Friday, May 23, 2014

There have been so many stories of dogs biting children who share the same home. Most times the parents had no idea why their loving dog attacked a child "for no reason". But dogs almost never attack with-out a reason. This article could help save lives and keep everyone healthy and happy!

Tuesday, May 6, 2014

Let's start off our new website links and resources section with a whimsical and fascinating look at how dogs poop. No we are not talking the mechanics of the canine body, but rather how and why it is that your dog turns in circles before he or she finally decides which direction is best to "do their business"! Turns out, it's much more complicated than we thought! Click on the link to read this amazing story!

Dogs poop in alignment with Earth's magnetic field

Wednesday, October 23, 2013

Blog will return in December 2013

Hello fellow dog lovers!!

  As much as it pains us, we have to suspend the Blog until December 1st, 2013. Just too many upcoming deadlines to deal with, and unless we can put 100% focus into this blog, well, it's just not right.

  So hang on for a couple of months, and we will back as soon as we can!

  Thanks so much for all your understanding and patience!!

 Kelly & Ross Levy
The Mindful Dog


Monday, October 7, 2013


 No other canine character/actor has had a stronger impact on the American dog culture than Lassie.  She represented the quintessential relationship between a boy and his dog while at the same time serving as a symbolic representation of loyalty, honesty and true companionship. She was as important and emblematic to American culture as apple pie, Babe Ruth and the 57 Chevy.  Everyone wanted their own Lassie; that dog who could rescue Timmy from the well, find her way home from 2,000 miles away, battered and bruised, and fall into the arms of her loving family.  But who is this stunning Lass really?  Does her breed stand up to the mythology?  Why don't you see more of them nowadays?

HISTORY:  The Lassie (or Rough) Collie we know of today was not the original look of the breed.  The Rough Collie originated in the 1800's,  a product of crossing a larger type of collie used and bred for herding from Scotland, with a smaller sheepdog from Wales.  The Scottish "collie-type" was large, strong, quite aggressive and used to herd highland sheep.  The "collie-type" from Wales was small and nimble, much more domesticated and friendly and used for herding goats.  This cross of the Scottish and Welsh Collies was later bred with the Borzoi (the Russian Wolfhound) to produce that beautiful "noble head" Rough Collie we see today, with their signature long, pronounced nose.  (The Borzoi addition to the breed was honestly used to improve the look of the breed because they were quite popular with royalty, including Queen Victoria).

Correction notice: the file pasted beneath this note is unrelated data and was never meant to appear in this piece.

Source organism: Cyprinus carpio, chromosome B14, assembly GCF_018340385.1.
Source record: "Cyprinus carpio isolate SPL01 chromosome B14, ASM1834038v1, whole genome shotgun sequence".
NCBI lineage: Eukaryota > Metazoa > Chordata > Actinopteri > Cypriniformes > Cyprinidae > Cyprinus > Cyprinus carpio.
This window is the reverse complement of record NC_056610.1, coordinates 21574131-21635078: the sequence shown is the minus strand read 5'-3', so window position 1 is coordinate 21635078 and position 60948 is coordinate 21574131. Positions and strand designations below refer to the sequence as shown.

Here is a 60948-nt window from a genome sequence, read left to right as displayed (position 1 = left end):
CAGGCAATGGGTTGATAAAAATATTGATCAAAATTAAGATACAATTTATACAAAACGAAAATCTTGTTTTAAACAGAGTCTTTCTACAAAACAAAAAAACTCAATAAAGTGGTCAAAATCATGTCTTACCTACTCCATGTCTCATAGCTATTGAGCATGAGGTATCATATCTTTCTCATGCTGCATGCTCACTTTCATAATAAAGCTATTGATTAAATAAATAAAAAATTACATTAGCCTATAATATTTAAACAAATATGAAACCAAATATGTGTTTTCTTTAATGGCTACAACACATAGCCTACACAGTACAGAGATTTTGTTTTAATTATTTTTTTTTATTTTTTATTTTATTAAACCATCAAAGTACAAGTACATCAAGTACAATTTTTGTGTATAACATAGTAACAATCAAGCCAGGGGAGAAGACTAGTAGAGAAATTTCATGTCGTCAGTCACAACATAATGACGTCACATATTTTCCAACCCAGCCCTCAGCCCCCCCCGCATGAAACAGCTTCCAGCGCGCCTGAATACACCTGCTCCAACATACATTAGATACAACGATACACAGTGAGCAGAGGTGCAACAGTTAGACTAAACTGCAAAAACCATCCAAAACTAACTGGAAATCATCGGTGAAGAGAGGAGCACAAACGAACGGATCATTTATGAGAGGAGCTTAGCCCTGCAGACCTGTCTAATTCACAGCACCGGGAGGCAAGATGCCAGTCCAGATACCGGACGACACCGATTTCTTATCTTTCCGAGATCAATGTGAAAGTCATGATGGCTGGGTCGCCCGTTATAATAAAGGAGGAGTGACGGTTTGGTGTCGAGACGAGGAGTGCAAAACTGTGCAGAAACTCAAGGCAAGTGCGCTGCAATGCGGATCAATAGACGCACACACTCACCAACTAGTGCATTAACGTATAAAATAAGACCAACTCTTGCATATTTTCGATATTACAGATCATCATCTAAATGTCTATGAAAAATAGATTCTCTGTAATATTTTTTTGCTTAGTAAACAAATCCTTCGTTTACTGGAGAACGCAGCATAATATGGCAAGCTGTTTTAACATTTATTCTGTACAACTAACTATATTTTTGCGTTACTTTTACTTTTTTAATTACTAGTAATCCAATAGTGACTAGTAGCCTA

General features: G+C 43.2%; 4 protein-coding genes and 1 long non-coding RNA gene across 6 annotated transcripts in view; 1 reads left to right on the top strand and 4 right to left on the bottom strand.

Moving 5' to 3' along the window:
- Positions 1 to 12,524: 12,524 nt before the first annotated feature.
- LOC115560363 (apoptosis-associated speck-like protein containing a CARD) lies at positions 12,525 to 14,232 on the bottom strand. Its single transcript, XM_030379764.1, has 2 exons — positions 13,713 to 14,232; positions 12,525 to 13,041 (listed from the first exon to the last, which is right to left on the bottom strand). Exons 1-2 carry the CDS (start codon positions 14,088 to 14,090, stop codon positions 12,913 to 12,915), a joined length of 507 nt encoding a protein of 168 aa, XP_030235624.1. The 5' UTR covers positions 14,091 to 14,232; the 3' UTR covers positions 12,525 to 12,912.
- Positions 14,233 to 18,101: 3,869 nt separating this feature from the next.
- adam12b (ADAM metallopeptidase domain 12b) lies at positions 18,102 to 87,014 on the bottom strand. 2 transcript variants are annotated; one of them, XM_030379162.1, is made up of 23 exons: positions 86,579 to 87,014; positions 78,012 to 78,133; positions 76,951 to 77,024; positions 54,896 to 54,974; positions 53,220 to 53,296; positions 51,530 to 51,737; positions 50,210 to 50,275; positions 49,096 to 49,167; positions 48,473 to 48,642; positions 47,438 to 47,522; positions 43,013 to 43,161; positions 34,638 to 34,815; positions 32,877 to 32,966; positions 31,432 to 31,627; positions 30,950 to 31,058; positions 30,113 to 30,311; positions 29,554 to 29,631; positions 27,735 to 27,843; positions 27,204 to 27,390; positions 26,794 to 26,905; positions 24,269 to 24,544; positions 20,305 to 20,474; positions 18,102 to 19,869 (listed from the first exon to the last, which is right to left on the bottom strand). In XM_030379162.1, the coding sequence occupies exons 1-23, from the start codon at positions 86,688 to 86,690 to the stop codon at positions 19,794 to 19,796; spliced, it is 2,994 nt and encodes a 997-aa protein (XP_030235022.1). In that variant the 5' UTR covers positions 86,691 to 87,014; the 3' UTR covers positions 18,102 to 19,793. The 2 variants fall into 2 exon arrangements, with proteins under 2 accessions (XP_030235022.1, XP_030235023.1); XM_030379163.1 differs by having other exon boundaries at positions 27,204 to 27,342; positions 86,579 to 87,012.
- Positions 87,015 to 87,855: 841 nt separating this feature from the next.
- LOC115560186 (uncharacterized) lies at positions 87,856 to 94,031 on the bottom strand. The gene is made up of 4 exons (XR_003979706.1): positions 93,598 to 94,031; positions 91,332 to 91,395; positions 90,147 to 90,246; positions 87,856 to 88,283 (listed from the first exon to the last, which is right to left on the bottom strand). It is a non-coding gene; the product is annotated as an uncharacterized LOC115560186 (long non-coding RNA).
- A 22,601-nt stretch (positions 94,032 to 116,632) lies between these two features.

Eric Knight
Albert Payson Terhune
INTERESTING INFO:   Where to start. This breed is so incredibly interesting, what we discovered quite frankly blew our minds!  But here goes; The collie is arguably the most domesticated of all herding breeds.  They were not only used to herd and guard livestock, but were also excellent family dogs with an affinity towards children,  even being used as babysitters.  Can you imagine an animal with the tenacity to herd and guard livestock also being so gentle that their owners trusted the dog in the home alone with children?!  Impressive to say the least. Speaking of impressive, the earlier larger version of this breed could travel up to 100 miles A DAY on their four legs alone! (Is this starting to sound like any familiar "fictional" canine character to you?)  If that isn't impressive enough the Collie has an UNCANNY sense of direction.  One could intelligently argue that if this dog were lost or stolen and ended up thousands of miles away from home, they could indeed find their way back. What we are left with then, is an animal with an incredible devotion and loyalty to family who also is able to travel 100 miles a day and has an uncanny sense of direction.. In other words, the Mythology of Lassie is true indeed. Eric Knight, the Author of "Lassie Come Home", the 1940 book that started it all, knew a little something about this breed. We assumed research on this author would reveal a man who thought the breed beautiful, and that simple admiration would be what inspired him to create Lassie.  But it turns out this man could "walk the walk" as he was a professional Collie breeder.  Knight's work on a fictional Collie was, in fact, preceded by the writings of Albert Payson Terhune,  who introduced the world to the Collie via a series of short stories called "Lad Stories",  based upon his own dog named Lad.  He eventually turned the stories into the 1919 novel "Lad: A Dog".  Terhune not only raised Collies but owned the most famous and prestigious Collie breeding facility in America, the Sunnybank Kennels, whose lines still exist in today's Rough Collies. Both Terhune and Knight's firsthand experience with this extraordinary breed gave them the true insight and knowledge to create the Lassie and Lad characters. Dog's whose exploits, it turns out, are not so far-fetched after all.